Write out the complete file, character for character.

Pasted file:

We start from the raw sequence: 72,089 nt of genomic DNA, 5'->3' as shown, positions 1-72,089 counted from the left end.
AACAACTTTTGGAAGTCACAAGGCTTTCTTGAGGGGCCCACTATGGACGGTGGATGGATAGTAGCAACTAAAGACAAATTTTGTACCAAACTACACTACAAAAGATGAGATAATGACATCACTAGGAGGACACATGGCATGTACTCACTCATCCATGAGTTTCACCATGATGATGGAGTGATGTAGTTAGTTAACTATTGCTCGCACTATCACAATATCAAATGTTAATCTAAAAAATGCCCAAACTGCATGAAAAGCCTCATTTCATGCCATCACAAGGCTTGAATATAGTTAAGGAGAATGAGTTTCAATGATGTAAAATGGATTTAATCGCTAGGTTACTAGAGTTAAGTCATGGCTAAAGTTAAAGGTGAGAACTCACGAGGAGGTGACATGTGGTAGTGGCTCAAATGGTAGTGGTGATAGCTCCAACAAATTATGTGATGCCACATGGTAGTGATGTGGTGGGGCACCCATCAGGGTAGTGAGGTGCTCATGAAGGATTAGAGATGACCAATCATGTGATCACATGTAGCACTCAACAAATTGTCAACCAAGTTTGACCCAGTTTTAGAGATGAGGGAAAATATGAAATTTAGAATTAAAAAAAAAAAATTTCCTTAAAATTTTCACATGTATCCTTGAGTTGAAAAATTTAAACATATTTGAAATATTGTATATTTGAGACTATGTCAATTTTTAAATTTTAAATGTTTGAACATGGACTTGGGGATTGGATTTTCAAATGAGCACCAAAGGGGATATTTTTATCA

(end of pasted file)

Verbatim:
We start from the raw sequence: 72,089 nt of genomic DNA, 5'->3' as shown, positions 1-72,089 counted from the left end.
AACAACTTTTGGAAGTCACAAGGCTTTCTTGAGGGGCCCACTATGGACGGTGGATGGATAGTAGCAACTAAAGACAAATTTTGTACCAAACTACACTACAAAAGATGAGATAATGACATCACTAGGAGGACACATGGCATGTACTCACTCATCCATGAGTTTCACCATGATGATGGAGTGATGTAGTTAGTTAACTATTGCTCGCACTATCACAATATCAAATGTTAATCTAAAAAATGCCCAAACTGCATGAAAAGCCTCATTTCATGCCATCACAAGGCTTGAATATAGTTAAGGAGAATGAGTTTCAATGATGTAAAATGGATTTAATCGCTAGGTTACTAGAGTTAAGTCATGGCTAAAGTTAAAGGTGAGAACTCACGAGGAGGTGACATGTGGTAGTGGCTCAAATGGTAGTGGTGATAGCTCCAACAAATTATGTGATGCCACATGGTAGTGATGTGGTGGGGCACCCATCAGGGTAGTGAGGTGCTCATGAAGGATTAGAGATGACCAATCATGTGATCACATGTAGCACTCAACAAATTGTCAACCAAGTTTGACCCAGTTTTAGAGATGAGGGAAAATATGAAATTTAGAATTAAAAAAAAAAAATTTCCTTAAAATTTTCACATGTATCCTTGAGTTGAAAAATTTAAACATATTTGAAATATTGTATATTTGAGACTATGTCAATTTTTAAATTTTAAATGTTTGAACATGGACTTGGGGATTGGATTTTCAAATGAGCACCAAAGGGGATATTTTTATCA